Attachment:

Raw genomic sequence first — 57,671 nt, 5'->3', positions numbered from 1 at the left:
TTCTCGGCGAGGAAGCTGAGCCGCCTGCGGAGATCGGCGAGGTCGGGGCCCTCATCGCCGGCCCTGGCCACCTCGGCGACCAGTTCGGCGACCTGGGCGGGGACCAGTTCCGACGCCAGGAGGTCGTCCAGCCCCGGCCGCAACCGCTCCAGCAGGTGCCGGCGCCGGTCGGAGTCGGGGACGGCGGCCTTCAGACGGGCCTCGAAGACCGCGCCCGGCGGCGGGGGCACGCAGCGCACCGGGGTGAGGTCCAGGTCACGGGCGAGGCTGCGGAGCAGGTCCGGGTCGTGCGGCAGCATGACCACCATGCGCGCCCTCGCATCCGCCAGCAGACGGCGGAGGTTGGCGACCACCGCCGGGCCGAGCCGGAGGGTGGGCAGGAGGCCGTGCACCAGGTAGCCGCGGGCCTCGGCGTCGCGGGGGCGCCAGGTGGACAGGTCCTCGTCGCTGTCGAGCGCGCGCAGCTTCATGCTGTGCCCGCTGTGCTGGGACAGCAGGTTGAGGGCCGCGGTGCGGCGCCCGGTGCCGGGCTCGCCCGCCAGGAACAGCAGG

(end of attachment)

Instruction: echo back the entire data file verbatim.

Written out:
Raw genomic sequence first — 57,671 nt, 5'->3', positions numbered from 1 at the left:
TTCTCGGCGAGGAAGCTGAGCCGCCTGCGGAGATCGGCGAGGTCGGGGCCCTCATCGCCGGCCCTGGCCACCTCGGCGACCAGTTCGGCGACCTGGGCGGGGACCAGTTCCGACGCCAGGAGGTCGTCCAGCCCCGGCCGCAACCGCTCCAGCAGGTGCCGGCGCCGGTCGGAGTCGGGGACGGCGGCCTTCAGACGGGCCTCGAAGACCGCGCCCGGCGGCGGGGGCACGCAGCGCACCGGGGTGAGGTCCAGGTCACGGGCGAGGCTGCGGAGCAGGTCCGGGTCGTGCGGCAGCATGACCACCATGCGCGCCCTCGCATCCGCCAGCAGACGGCGGAGGTTGGCGACCACCGCCGGGCCGAGCCGGAGGGTGGGCAGGAGGCCGTGCACCAGGTAGCCGCGGGCCTCGGCGTCGCGGGGGCGCCAGGTGGACAGGTCCTCGTCGCTGTCGAGCGCGCGCAGCTTCATGCTGTGCCCGCTGTGCTGGGACAGCAGGTTGAGGGCCGCGGTGCGGCGCCCGGTGCCGGGCTCGCCCGCCAGGAACAGCAGG